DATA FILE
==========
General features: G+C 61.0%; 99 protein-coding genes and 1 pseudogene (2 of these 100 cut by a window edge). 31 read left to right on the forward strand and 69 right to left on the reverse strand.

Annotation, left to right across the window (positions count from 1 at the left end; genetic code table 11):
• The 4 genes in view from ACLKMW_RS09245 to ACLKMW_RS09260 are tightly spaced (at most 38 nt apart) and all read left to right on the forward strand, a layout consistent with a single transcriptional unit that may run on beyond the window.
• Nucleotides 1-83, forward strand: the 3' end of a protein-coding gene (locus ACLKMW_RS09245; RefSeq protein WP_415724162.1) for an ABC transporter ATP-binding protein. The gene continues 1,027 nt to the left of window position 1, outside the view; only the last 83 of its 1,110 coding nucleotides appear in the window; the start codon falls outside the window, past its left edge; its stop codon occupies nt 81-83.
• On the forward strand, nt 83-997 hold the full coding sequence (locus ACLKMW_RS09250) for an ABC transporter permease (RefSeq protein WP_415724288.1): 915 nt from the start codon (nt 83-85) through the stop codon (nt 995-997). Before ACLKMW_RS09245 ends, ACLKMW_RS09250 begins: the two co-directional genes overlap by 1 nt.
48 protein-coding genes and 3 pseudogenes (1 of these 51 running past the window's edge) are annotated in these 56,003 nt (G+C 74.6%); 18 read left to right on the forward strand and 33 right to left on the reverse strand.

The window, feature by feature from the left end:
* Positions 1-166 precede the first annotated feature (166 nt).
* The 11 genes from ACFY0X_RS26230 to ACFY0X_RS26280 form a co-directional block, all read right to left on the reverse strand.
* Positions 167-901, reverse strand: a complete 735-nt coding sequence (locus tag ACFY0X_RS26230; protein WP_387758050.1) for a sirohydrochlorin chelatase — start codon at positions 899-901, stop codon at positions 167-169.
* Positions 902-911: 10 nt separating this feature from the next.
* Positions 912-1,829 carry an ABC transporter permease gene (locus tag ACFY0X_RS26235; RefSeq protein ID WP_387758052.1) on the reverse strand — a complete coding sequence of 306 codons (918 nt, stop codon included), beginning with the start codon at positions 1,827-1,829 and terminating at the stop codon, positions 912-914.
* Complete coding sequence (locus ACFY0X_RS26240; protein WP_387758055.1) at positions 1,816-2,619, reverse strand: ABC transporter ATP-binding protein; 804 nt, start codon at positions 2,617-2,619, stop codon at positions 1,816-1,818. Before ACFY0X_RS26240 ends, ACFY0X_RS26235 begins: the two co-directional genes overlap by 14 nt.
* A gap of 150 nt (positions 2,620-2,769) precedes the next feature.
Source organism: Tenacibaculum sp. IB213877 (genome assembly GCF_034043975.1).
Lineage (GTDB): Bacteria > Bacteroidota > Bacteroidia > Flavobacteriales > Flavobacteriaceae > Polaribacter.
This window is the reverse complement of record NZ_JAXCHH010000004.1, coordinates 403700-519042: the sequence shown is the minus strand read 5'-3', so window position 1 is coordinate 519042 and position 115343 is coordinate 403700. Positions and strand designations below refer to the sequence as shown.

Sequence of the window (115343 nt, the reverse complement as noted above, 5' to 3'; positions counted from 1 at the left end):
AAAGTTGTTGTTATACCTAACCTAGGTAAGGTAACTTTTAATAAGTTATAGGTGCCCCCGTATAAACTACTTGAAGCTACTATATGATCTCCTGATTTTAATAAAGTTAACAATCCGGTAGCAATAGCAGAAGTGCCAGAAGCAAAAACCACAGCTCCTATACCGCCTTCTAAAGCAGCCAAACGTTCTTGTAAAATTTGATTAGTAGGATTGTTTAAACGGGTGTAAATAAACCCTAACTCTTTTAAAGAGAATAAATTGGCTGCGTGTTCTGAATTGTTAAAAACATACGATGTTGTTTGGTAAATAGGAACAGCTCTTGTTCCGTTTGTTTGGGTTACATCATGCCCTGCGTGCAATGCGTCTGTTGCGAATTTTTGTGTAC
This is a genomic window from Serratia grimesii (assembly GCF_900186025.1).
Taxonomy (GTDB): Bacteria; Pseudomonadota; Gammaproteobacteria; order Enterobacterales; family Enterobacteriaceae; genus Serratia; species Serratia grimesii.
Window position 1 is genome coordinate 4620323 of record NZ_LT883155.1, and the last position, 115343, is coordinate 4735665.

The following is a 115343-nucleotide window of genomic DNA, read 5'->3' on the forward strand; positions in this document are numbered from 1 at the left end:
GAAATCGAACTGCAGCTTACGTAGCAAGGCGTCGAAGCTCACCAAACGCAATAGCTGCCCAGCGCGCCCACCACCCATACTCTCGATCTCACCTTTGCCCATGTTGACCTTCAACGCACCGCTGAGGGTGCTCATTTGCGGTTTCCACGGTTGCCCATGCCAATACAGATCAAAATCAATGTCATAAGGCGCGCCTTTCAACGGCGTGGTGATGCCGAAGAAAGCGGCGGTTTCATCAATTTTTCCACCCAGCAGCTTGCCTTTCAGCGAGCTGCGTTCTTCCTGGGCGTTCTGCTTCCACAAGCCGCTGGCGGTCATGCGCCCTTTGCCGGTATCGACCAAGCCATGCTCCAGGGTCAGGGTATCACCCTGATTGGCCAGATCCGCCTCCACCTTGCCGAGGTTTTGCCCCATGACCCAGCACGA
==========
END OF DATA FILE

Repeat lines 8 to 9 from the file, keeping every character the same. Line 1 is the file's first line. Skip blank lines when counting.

* Positions 1-166 precede the first annotated feature (166 nt).
* The 11 genes from ACFY0X_RS26230 to ACFY0X_RS26280 form a co-directional block, all read right to left on the reverse strand.